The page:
Warning: 4,000 Islands to Siam Reap bus scam
12th December, 2009
Dear Phnom Penh-Sorya Transport Co., Ltd.
Date: December 12, 2009
To: Phnom Penh-Sorya Transport Co., Ltd.
From: Chuck Adams, American backpacker
Dear Sir or Madam,
I must alarm you, if I may, to a situation which occurred on your transport line between Don Det, Laos and Siam Reap, Cambodia, the infamous bus "168." I do so in the hopes that your service might improve in the future, thus ensuring a healthy, robust touristic economy for Cambodia for years to come.
To recount, I purchased a ticket to Siam Reap from Don Det at Happy Island Tour Group, one of several outlets on the island in which to buy a bus ticket for the "168." The ticket included transfers between boat to Ban Nakasan, from Ban Nakasan to bus, across the border at Dom Kramlor and, once in Kampong Cham, Cambodia, a transfer to a 12-seat minivan for the remaining 4.5 hours to Siam Reap. The cost of the ticket was $20 USD.
For the journey between Don Det to Kampong Cham, the ride went smoothly, the seats were OK, and the A/C worked to a satisfactory level. The hitch came when the bus dropped us off at a dirty petrol station on the outskirts of Kampong Cham. All 13 of us silly Siam Reap-bound tourists disembarked, collected our baggage, bought some sweet bread from the friendly-if-persistent salesladies at the petrol station, and followed instructions from some random Cambodian man to start loading up in his 12-seat minivan.
We were skeptical at first, especially the Australians. But I am American, and we usually deal with hardships in silence. I was the last to board the minivan and, since there was no seat for me (even though I had paid $20 USD), I merrily took up a position sitting on the floor of the vehicle, back leaning against the gearshift, legs stretched out under the seats. When someone said they felt sorry for me, I made light of the situation, "At least I can stretch out my legs." To which an Aussie replied, "Touché." It really wasn't a problem, I had endured much greater hardships in my life than sitting on a minivan floor with the constant thought that, should the driver crash, I would become like the Superman and fly out the front of the windshield, crack my skull on the hood of the car and land, peacefully, on the pot-holed pavement, my brains later being lapped up by the local packs of feral Cambodian dogs. In fact, the whole situation became a lot better when the Aussies offered me a pillow for my bum.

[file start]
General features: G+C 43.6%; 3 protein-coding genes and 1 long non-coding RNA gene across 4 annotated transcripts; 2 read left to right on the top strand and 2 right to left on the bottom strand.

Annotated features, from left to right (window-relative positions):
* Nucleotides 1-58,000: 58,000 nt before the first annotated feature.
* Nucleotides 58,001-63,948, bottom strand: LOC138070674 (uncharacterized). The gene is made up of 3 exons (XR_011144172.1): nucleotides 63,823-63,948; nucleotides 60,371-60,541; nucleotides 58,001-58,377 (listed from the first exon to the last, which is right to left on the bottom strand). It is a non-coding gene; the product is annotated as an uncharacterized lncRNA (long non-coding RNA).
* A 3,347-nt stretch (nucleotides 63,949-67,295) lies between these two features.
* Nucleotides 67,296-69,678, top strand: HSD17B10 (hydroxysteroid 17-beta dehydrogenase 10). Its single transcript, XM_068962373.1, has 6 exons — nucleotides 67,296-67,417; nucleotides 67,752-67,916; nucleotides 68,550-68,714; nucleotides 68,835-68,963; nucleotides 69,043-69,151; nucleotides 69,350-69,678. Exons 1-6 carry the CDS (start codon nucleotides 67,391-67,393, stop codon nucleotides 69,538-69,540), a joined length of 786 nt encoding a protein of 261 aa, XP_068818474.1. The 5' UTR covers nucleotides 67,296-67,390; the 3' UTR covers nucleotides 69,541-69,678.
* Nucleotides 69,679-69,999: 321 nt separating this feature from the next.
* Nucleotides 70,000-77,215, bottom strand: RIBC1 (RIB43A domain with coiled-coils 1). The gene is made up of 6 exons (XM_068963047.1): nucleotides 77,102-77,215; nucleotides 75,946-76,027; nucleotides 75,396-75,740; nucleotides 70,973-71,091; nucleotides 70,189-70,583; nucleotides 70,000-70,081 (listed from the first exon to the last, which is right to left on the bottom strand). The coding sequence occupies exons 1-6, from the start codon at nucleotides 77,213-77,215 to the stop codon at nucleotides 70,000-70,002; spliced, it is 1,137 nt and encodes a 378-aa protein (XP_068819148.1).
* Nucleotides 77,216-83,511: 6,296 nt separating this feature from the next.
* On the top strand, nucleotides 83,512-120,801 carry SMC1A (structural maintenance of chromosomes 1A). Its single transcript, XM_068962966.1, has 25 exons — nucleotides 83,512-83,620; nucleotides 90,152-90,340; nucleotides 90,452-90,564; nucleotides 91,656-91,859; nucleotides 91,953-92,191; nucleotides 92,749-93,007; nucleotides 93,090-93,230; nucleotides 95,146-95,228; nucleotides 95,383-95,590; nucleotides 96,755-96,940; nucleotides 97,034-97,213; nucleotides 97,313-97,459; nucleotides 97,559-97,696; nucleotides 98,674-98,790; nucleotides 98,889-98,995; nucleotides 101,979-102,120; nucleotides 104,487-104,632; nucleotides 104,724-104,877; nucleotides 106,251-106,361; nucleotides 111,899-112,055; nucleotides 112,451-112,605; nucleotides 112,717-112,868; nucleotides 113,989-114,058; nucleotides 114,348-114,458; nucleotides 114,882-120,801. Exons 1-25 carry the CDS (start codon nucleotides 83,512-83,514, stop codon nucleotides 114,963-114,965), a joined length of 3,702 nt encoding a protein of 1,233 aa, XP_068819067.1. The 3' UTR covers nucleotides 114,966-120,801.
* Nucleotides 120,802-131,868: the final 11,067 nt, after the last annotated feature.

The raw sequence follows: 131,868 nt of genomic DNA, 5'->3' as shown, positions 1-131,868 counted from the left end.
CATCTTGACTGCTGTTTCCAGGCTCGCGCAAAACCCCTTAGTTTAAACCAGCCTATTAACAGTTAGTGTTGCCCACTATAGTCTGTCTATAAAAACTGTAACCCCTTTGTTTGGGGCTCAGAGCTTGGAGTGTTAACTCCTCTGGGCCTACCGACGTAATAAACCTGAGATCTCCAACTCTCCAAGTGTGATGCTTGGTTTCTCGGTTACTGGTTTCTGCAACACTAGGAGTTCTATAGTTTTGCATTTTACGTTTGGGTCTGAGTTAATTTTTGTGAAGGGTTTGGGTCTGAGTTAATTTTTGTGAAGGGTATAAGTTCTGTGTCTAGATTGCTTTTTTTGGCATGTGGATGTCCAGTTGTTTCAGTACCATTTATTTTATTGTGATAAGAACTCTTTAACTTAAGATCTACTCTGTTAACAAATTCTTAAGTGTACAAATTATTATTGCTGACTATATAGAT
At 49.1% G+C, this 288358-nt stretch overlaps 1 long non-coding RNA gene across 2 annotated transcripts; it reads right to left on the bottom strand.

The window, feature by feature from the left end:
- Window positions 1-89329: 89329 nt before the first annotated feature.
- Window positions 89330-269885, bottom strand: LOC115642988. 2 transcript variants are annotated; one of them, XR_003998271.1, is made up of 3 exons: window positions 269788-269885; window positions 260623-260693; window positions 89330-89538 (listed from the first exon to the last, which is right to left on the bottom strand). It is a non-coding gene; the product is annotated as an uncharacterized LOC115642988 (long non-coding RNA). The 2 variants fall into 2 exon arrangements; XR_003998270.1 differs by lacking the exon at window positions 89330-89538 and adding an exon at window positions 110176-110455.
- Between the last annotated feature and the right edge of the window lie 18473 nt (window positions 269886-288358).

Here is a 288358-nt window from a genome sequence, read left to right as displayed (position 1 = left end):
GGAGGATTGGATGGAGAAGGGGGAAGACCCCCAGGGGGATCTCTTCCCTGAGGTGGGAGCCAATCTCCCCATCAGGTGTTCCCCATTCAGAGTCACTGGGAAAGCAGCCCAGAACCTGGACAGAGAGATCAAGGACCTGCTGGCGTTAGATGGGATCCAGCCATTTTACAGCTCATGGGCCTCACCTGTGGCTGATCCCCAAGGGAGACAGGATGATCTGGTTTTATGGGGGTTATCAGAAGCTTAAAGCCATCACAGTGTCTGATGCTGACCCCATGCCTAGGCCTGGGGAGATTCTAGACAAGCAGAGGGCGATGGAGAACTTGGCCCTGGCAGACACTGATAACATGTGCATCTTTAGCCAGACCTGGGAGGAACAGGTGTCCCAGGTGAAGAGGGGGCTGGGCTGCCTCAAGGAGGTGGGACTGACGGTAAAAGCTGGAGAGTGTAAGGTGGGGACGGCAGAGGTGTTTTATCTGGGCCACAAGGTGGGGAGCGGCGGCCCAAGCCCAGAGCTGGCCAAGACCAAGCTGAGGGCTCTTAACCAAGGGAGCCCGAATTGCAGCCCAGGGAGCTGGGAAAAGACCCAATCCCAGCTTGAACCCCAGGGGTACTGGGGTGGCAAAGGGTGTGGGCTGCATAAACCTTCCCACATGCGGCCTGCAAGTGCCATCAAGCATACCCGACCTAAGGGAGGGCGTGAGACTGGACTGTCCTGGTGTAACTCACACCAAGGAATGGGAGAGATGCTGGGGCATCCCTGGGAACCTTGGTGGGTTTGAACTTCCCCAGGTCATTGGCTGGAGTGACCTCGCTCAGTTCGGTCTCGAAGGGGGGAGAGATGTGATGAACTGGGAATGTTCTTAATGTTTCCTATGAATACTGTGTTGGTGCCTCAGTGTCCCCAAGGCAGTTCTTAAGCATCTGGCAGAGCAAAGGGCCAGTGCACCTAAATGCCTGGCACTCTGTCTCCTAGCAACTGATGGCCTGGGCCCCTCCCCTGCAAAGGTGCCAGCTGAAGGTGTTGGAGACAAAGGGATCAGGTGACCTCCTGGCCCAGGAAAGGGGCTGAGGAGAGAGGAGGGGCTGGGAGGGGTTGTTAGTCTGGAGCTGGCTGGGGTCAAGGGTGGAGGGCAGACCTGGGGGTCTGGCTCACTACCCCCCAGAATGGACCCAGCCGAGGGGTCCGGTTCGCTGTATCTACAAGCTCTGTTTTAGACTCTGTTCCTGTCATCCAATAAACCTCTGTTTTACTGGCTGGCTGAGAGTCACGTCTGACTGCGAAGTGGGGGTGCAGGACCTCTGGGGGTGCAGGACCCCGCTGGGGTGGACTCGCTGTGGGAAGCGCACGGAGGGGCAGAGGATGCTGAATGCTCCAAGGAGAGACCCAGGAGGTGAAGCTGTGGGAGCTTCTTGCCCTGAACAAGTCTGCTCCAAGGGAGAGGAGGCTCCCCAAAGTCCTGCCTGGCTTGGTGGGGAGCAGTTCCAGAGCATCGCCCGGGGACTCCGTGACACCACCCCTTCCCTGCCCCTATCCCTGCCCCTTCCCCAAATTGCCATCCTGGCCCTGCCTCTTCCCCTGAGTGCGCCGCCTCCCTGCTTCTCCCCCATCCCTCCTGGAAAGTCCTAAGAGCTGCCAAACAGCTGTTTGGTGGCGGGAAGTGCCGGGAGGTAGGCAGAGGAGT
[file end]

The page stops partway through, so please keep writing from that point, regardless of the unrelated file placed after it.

No, sir or madam, my complaint is that your company, Phnom Penh-Sorya Transport Co., Ltd., did not take me to my final destination, Siam Reap, as promised by the purchase of the ticket. Instead, your company pulled off the highway somewhere near Siam Reap and drove down a dark alleyway in the middle of nowhere, absolutely nowhere, and came to a stop. Your driver explained to us that there would be tuk-tuk drivers outside wanting to take us to their guesthouse, but he said it almost apologetically, as if he were dropping a basket of bunnies into a pit of hungry wolves. This was the end of a long 14-hour journey for all of us, most of us were dead tired, had serious motion-sickness and were, quite literally, sleep-walking zombies. We assumed your company had transported us to Siam Reap and so we disembarked without question.
We were not in Siam Reap, however. Siam Reap was another 5 km away, or, if you believed the tuk-tuk drivers amassed outside the minivan, in the darkened alley in the middle of nowhere, we were "more than 8 km" away. But no matter, the tuk-tuk drivers would take us all to a guesthouse for free. Great, I thought, but what was the catch? Apparently the ride into town was only free if you stayed at their Bakong Guesthouse and used their tuk-tuk driving services to visit Angkor Wat in the following days. In other words, not "free."
I asked how much a ride into town would cost if I did not stay at their guesthouse and did not use their services in the following days. They said, "Two to three dollars, but you need ride to see temples?" I told the man, "I'm not going to see temples tomorrow." He said, "The day after tomorrow?" I said, "Not the day after." Thus infuriated, and simply wanting a ride into town, but completely clueless as to where in the world the minivan had dropped us at, I lied and told the driver I would not be going to see the temples at all. He left me alone for a bit, but then came back and asked me, as if he were personally hurt, "Why you no go see temples?" I just shrugged and told him I needed sleep, that's all.
Eventually a younger looking tuk-tuk driver approached me and said, "OK, I can take you to town." I asked, "How much?" He said, "It's very far. Three dollars." I don't argue or bargain. I am, after all, in a dark alley in the middle of nowhere. I had fallen asleep in the minivan (hard to believe, but I did it) and I didn't even know which way was north. I jumped into the tuk-tuk and asked him, "You know where Ivy Guesthouse is?" He said yes and we sped away. But he didn't take me to Ivy Guesthouse. His friend chewed him out on the road and he drove me first to the Bakong Guesthouse, where all the other tourists were being driven to en masse. It seems I was the only one to put up a fight, to demand a choice in the matter, to demand, simply, a voice in the matter.